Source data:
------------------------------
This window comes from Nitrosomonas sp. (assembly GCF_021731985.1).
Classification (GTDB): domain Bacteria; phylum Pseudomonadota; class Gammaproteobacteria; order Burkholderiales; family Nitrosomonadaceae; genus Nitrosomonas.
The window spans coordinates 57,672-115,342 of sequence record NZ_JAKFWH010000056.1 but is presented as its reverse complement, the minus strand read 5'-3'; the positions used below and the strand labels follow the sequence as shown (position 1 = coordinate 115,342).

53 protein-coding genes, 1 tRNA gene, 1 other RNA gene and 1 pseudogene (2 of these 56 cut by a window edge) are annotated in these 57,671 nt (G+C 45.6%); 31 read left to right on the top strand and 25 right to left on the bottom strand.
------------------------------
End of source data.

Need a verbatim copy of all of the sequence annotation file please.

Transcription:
This window comes from Nitrosomonas sp. (assembly GCF_021731985.1).
Classification (GTDB): domain Bacteria; phylum Pseudomonadota; class Gammaproteobacteria; order Burkholderiales; family Nitrosomonadaceae; genus Nitrosomonas.
The window spans coordinates 57,672-115,342 of sequence record NZ_JAKFWH010000056.1 but is presented as its reverse complement, the minus strand read 5'-3'; the positions used below and the strand labels follow the sequence as shown (position 1 = coordinate 115,342).

53 protein-coding genes, 1 tRNA gene, 1 other RNA gene and 1 pseudogene (2 of these 56 cut by a window edge) are annotated in these 57,671 nt (G+C 45.6%); 31 read left to right on the top strand and 25 right to left on the bottom strand.